As Mr. Marcus rides his horse around the ring at his Campbellville, Ont., arena, he does not hesitate to reward the horse with his voice after a snappy extended trot. Mr. Dover, he said, always trains the horse with a lot of praise, and makes them understand what he wants, rather than to force them into a move. “You have to get into their heads a little bit,” Mr. Marcus said.

“My horse is still really happy in the show ring and he tries harder and harder all the time.”

BREEDING CONFIDENCE

When former Olympic show-jumping rider Beth Underhill first started to ride Monopoly in 1990, he was a horse with an unfortunate reputation. He would stall in front of jumps, particularly water jumps. Monopoly was a New Zealand-bred Hannoverian-thoroughbred cross, and 11 years old when he and Ms. Underhill first got together. But she managed to turn the less-than-confident horse into a steed that earned Canada team and individual silver medals at the 1991 Pan American Games and eventually $1-million in career earnings.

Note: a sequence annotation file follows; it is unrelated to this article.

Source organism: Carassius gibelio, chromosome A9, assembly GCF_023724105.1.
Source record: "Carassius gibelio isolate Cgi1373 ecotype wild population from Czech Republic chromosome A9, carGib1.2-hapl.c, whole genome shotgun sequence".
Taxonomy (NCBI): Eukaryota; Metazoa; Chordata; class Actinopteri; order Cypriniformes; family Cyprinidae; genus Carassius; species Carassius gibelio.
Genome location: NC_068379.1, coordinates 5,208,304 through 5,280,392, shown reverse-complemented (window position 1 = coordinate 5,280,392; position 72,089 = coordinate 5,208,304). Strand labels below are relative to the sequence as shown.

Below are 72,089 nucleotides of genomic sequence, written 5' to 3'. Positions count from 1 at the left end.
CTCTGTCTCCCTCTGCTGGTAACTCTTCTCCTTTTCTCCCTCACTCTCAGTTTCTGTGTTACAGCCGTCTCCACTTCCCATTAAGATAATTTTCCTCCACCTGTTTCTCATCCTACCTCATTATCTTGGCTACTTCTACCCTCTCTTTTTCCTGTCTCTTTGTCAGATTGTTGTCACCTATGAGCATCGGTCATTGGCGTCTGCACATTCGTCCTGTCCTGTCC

“All horses have different characters,” Ms. Underhill said. Monopoly preferred self-preservation over glory, avoiding difficult gates rather than risk injury.

Ms. Underhill got him to become one of the top horses in the world by making sure she was accurate in how she approached the hurdles with him. “If the distance [to the fence] wasn’t ideal, he wasn’t going to be one to throw his heart and soul over the jumps,” she realized. So she worked at gaining his trust. In fact, she was the only person who rode Monopoly, a horse that didn’t like change. Time and repetitive training over all sorts of fences worked wonders. The final clincher: She and the horse developed a special bond. The more Ms. Underhill gained his trust, the more he gave her.

“We obviously fit together – most of the time,” she said. “The last two years of his career, he was extremely consistent and very comfortable about jumping water obstacles.”